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Diseases

Genetic and Rare Diseases Information Center (GARD)

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Familial hypercholesterolemia

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* Not a rare disease
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Inheritance


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How is familial hypercholesterolemia inherited?

Familial hypercholesterolemia (FH) is usually inherited in an autosomal dominant manner (in which case it is referred to as heterozygous FH).[1] Individuals inherit two copies of each gene (one from each parent). In an autosomal dominant condition, having only one abnormal (mutated) copy of the gene is sufficient to cause the condition. In most cases the mutated gene is inherited from an affected parent, but it is possible for the mutation to occur for the first time in the affected individual. An individual with an autosomal dominant condition has a 50% (1 in 2) chance to pass the mutation on to each of his/her children and a 50% chance to not pass on the mutation.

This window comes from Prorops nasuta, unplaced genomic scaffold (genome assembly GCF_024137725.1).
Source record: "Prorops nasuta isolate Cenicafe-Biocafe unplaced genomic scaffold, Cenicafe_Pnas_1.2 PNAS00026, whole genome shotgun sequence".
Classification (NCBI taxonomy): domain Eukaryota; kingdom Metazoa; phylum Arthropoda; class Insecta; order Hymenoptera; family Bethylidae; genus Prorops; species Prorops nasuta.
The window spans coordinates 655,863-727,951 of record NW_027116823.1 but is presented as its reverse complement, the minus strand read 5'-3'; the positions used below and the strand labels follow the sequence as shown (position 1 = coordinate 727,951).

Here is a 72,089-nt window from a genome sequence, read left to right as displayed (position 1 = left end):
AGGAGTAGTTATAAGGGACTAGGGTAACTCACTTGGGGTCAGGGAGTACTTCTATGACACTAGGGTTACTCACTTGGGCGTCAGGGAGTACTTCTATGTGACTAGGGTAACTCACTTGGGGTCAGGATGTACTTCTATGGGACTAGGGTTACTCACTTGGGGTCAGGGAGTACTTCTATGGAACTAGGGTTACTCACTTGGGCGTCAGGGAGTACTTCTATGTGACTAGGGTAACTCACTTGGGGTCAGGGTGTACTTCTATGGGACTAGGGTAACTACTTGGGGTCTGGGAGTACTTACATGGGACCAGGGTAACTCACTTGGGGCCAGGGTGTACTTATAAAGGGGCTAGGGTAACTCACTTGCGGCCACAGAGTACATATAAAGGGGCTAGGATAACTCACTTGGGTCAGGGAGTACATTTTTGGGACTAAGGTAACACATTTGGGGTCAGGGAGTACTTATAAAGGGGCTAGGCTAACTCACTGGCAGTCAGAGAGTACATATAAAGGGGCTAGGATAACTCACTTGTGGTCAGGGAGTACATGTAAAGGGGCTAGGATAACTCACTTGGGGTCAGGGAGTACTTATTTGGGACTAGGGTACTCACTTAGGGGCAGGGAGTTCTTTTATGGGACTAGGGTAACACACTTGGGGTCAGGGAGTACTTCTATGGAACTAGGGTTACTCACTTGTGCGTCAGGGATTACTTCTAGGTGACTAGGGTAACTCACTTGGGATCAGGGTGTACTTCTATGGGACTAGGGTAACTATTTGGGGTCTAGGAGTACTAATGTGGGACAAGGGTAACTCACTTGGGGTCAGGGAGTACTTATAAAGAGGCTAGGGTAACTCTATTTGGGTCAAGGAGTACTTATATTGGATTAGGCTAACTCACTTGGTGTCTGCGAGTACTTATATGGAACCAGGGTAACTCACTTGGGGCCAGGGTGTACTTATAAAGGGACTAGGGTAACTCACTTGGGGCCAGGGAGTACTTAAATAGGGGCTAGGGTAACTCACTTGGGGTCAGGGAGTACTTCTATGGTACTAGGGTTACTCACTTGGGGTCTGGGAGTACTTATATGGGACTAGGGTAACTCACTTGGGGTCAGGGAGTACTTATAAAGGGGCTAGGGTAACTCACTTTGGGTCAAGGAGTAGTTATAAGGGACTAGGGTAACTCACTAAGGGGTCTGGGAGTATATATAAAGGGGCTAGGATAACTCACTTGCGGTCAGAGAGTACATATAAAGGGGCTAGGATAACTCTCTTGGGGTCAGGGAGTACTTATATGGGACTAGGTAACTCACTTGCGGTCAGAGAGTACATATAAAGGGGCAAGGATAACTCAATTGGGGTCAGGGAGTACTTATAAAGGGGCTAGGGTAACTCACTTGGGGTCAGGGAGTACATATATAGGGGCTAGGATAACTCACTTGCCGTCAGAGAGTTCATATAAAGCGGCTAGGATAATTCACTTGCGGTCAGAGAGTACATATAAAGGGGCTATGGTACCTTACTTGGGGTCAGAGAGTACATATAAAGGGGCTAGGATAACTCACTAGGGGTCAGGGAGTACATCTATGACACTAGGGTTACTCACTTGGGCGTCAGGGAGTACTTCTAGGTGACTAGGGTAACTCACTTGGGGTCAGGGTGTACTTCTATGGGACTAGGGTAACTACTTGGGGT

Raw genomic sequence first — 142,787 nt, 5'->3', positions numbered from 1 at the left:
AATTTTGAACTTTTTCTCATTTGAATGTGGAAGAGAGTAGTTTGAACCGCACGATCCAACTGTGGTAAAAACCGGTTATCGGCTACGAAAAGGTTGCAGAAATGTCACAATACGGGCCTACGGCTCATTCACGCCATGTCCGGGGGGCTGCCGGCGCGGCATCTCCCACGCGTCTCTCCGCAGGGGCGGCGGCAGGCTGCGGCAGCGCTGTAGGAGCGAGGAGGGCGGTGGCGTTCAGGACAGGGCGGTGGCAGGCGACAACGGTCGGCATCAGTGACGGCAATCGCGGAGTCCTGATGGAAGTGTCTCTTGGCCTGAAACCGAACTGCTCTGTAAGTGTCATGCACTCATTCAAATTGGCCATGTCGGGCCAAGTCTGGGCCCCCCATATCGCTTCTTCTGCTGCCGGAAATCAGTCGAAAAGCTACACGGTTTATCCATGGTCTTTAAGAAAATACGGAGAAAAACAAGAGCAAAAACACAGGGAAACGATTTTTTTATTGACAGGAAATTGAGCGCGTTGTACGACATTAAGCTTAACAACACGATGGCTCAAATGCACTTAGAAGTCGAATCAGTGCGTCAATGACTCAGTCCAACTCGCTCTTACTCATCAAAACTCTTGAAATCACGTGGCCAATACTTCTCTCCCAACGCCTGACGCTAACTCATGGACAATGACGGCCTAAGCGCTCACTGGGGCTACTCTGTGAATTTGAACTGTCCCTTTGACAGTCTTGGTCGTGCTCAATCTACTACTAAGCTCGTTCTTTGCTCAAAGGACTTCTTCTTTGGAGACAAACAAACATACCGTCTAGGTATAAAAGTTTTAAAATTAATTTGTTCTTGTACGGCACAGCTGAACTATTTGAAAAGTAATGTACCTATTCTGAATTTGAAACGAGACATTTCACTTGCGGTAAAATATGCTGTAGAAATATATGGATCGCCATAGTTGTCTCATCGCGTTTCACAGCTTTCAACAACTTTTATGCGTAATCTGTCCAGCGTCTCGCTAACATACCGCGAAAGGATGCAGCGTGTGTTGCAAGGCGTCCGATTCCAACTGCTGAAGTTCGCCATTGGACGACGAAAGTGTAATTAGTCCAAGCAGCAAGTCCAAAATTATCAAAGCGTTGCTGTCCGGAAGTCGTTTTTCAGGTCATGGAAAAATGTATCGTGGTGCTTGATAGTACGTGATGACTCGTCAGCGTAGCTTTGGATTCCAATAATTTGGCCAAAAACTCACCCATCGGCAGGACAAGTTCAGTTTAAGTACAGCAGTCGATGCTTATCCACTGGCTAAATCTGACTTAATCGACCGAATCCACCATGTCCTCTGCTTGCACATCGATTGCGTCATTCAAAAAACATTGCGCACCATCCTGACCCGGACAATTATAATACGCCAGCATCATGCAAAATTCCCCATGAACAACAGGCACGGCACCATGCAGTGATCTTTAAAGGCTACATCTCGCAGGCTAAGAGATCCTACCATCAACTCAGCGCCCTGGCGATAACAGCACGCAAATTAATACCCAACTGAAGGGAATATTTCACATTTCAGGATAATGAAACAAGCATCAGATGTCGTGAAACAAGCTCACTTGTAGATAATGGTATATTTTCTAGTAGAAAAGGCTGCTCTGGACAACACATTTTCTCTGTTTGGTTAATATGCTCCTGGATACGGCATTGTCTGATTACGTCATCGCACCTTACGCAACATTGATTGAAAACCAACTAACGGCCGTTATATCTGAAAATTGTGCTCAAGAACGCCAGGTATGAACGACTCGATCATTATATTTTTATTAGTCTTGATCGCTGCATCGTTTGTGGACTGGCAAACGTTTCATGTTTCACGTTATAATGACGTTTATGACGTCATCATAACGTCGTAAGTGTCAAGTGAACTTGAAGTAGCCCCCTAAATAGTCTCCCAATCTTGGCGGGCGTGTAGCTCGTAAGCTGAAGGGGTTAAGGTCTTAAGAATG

More rarely, familial FH may be inherited in an autosomal recessive manner. This occurs when an individual inherits a mutated copy of the gene from both parents (this is also called homozygous FH). This is a much more severe form of FH. An individual with this form of FH will always pass on a mutated copy of the gene, and therefore each of his/her children will have heterozygous FH.[1]
Last updated: 10/22/2013

References
  1. Learning About Familial Hypercholesterolemia. NHGRI. March 23, 2011; http://www.genome.gov/25520184. Accessed 10/22/2013.